With the recent blu-ray release of his bizarre adaptation of Bram Stoker’s “Lair of the White Worm,” yet another of controversial Director Ken Russell’s films has the opportunity to reach a wider audience.
But it won’t.
WOMEN IN LOVE
Despite having directed nearly thirty films over four decades, Russell’s is not a household name. His most popular work, 1969’s Women in Love — an adaptation of a D.H. Lawrence novel — scores a 91% fresh rating on Rotten Tomatoes, but it is not widely shown. It may actually best be known for its somewhat homoerotic naked wrestling match between stars Oliver Reed and Alan Bates. In fact, the film is held in high regard for its performances. Russell even won the Academy Award for best director.
Yet, as a loose adaptation of Lawrence, Women in Love seems to settle on only one theme present in an otherwise complex novel: lust vs. love. Indeed, it is lust that drives much of the plot forward. And it is lust that is arguably at the center of many of Russell’s movies. Pagan, anarchic, deviant lust vs. safe, sanctioned, “normal” sex.
The Devils (76% fresh) is the most blatant (and controversial) of Russell’s films that depicts this dichotomy. An adaptation of yet another famous novelist’s work — this time, Aldous Huxley’s Devils of Loudon — The Devils has been censored (a full 14 minutes cut in some versions), denounced by the Church, and outright banned in several countries. The (semi) historical account of the rise to power and fall from grace of Urbain Grandier, a seventeenth-century Catholic priest executed for witchcraft, The Devils juxtaposes the love of Christ with lust for the flesh. And among the nuns of Loudon, the two get intertwined. Is it demonic possession at play? Or is the sexual deviancy the inevitable result of repression in the highly eroticized atmosphere of a religion that makes attractive the very transgressions it condemns.
LAIR OF THE WHITE WORM
These themes are less obvious in Lair of the White Worm (61% fresh), but — in an almost comic (and certainly campy) way — they’re still there. In Lair, a pagan artifact in the form of a worm-like skull literally lies beneath a convent (which lies beneath, of all things, a very proper bed and breakfast). Thus, the known, safe and inviting secular buries the otherworldly religious which in turn buries the deviant pagan. And what represents the pagan? The very villain of the Garden of Eden. The snake.
Though at times tough to follow (or swallow as it were), the plot can be summarized pretty easily: an archaeologist (played by a young Peter Capaldi, now known for his turn as Dr. Who) believes the ancient skull is connected to the “d’Amton Worm,” a creature of legend slain by the ancestor of the current Lord of the local manor (Hugh Grant). Soon, the mysterious Lady Sylvia Marsh (Amanda Donohoe) — a seductress known to give young, impressionable boys one-way rides in her car — steals the skull and kidnaps one of the poor innocent women who run the bed and breakfast. Seems Lady Sylvia worships the worm, and she needs a sacrifice. It is eventually up to Capaldi and Grant to free the woman and prevent Lady Sylvia from offering her up to an ancient vampiric snake-god.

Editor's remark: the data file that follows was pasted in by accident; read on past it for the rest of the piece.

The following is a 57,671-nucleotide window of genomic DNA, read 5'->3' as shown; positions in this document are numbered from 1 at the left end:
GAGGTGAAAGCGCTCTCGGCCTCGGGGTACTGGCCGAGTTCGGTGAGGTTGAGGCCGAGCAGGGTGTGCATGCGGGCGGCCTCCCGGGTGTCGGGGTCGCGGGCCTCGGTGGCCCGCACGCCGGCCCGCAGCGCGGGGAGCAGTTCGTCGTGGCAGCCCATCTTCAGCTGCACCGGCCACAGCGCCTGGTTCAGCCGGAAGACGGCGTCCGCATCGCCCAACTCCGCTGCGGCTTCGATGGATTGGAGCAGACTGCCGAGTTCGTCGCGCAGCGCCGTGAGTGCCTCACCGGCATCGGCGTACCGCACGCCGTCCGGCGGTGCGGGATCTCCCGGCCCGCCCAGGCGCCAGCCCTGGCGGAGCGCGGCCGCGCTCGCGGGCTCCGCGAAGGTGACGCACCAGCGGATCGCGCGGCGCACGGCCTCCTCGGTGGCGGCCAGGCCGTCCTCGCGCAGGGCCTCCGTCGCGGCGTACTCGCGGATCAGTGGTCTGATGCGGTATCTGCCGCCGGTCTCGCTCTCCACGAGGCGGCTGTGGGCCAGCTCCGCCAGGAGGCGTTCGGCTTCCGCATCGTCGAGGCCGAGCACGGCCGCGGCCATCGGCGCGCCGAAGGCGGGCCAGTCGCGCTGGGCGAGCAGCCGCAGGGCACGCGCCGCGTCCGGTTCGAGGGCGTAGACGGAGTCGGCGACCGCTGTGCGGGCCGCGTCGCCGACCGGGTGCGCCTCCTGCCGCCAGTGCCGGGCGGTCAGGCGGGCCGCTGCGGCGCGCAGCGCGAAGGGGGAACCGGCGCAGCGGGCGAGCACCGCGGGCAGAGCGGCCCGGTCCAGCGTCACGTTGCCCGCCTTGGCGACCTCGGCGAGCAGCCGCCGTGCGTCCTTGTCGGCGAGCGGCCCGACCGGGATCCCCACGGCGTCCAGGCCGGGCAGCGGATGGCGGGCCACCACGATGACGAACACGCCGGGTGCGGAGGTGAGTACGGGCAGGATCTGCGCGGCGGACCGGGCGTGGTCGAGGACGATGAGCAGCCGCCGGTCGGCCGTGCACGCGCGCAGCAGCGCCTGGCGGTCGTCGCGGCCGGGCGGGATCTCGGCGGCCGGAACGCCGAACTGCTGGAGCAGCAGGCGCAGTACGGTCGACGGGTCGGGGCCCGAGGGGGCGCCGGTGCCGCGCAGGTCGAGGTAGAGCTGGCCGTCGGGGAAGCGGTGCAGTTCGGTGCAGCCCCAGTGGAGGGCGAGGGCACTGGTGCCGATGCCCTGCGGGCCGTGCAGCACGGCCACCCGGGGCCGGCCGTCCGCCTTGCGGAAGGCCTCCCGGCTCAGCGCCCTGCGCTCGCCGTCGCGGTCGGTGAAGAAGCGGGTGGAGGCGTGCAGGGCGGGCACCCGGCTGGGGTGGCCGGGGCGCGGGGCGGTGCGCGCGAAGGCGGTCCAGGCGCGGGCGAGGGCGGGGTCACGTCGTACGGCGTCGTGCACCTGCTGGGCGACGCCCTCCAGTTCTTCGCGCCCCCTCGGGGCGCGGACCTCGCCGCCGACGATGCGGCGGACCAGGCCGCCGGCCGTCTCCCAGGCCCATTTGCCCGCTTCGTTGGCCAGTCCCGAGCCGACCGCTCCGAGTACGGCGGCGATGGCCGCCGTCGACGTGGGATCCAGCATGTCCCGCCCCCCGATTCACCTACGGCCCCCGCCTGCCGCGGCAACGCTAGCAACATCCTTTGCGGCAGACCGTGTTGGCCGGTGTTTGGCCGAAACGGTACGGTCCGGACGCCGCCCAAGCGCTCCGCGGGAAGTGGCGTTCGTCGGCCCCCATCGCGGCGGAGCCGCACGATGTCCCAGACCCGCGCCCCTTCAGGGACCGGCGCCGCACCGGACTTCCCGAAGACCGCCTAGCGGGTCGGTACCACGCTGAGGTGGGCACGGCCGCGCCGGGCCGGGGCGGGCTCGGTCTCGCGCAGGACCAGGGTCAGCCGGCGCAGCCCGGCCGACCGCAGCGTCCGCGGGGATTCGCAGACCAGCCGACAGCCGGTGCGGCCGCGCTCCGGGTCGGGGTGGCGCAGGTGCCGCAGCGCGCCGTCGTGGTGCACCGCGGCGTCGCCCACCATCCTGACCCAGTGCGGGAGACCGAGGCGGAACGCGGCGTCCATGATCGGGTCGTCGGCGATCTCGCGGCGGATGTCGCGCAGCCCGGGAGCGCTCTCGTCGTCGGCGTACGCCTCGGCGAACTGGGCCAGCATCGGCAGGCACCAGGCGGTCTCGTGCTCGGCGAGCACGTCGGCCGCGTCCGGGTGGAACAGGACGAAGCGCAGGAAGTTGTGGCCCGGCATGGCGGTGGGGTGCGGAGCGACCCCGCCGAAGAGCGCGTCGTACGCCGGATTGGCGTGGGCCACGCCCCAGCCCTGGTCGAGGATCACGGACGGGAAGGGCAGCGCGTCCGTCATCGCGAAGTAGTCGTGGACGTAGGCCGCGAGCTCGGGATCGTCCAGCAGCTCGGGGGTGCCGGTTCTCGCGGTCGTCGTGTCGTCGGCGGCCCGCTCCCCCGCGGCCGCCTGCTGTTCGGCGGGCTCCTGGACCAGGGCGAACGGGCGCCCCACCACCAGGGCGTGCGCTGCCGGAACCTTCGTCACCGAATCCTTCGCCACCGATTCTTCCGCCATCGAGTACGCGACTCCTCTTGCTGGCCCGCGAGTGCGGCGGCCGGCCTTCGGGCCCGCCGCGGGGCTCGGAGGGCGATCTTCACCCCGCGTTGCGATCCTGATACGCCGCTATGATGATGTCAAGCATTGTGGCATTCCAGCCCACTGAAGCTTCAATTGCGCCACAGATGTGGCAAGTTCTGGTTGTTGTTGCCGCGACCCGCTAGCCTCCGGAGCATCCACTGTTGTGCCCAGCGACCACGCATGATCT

In a 1988 People Magazine review, Peter Travers called Lair a “hoot of a horror film,” and, indeed, the dialog is, at times, hilarious with the oft scantily clad Lady Sylvia a caricature of the femme fatale — slithering about like the snake she worships in a sexy, over-the-top performance. Grant and Capaldi seem to be enjoying themselves a little too much. And who could not laugh at the sound of bagpipes enticing a snake-like woman to rise from an oversized basket?
While the film shares little with the Bram Stoker story on which it is loosely based, it does carry Stoker’s fear of an overtly sexual female (think Harker and Dracula’s brides) and therein Russell finds his theme. For it is Marsh’s sexuality that terrifies the “normal” men and women of sleepy Derbyshire, and she must be destroyed before the, um, worm turns, as it were.
It’s not all humor. There’s a hallucinatory sequence where a worm constricts Christ on the cross as nuns are raped by Roman soldiers. But for those who can see past the shock (and bad special effects), the camp factor rises like a Lady Sylvia charmed. One can rest assured in a film of this kind that deviance is dispatched and the virginal (in none-too-subtle white underwear) is kept pure.
Transgression is almost always ultimately overcome in the films of Ken Russell. Nowhere is this more apparent that the oft overlooked Altered States (1980) (86% fresh) — a film worthy of its own article. Suffice to say that the lead character goes to great lengths to know the mysteries of mankind’s origins (indeed, the universe itself) and only comes to his senses (literally and figuratively speaking) because of the love of his wife. Sanctioned, safe and “normal” love.
Much can be (and has been) made of Russell’s conversion to Roman Catholicism in the 1950s. There are those who have questioned how a Catholic could be responsible for a film like The Devils and even the seemingly anti-religious (or at least anti-establishment) adaptation of The Who’s Tommy (1975) — where, if we can pause for just one moment, one of most bizarre scenes in any of Russell’s films finds Ann Margret smothered in baked beans (77% fresh). Both films carry indictments of organized religion. And yet, upon closer inspection, the indictments are more of the corrupters of faith, not the faith itself. Sins of pride. Sins of desire. Sins of the flesh. Sins familiar to a Catholic who undoubtedly struggled with such issues — or at the very least, questioned them.
In this respect, though easily dismissed as campy horror trash, Lair of the White Worm deserves its place among Russell’s more well-known films. Lair too challenges norms and addresses transgression. It just does so with prosthetic cobra fangs and and thigh-high vinyl boots.